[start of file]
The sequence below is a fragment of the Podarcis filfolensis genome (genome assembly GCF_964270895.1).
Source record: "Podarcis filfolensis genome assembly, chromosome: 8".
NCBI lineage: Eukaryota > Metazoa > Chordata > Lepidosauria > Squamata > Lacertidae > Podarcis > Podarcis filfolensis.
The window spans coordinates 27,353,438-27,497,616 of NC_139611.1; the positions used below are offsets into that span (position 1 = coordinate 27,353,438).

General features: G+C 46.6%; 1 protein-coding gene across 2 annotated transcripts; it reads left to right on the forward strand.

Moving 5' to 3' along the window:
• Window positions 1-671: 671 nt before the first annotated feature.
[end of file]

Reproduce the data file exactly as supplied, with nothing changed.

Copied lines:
The sequence below is a fragment of the Podarcis filfolensis genome (genome assembly GCF_964270895.1).
Source record: "Podarcis filfolensis genome assembly, chromosome: 8".
NCBI lineage: Eukaryota > Metazoa > Chordata > Lepidosauria > Squamata > Lacertidae > Podarcis > Podarcis filfolensis.
The window spans coordinates 27,353,438-27,497,616 of NC_139611.1; the positions used below are offsets into that span (position 1 = coordinate 27,353,438).

General features: G+C 46.6%; 1 protein-coding gene across 2 annotated transcripts; it reads left to right on the forward strand.

Moving 5' to 3' along the window:
• Window positions 1-671: 671 nt before the first annotated feature.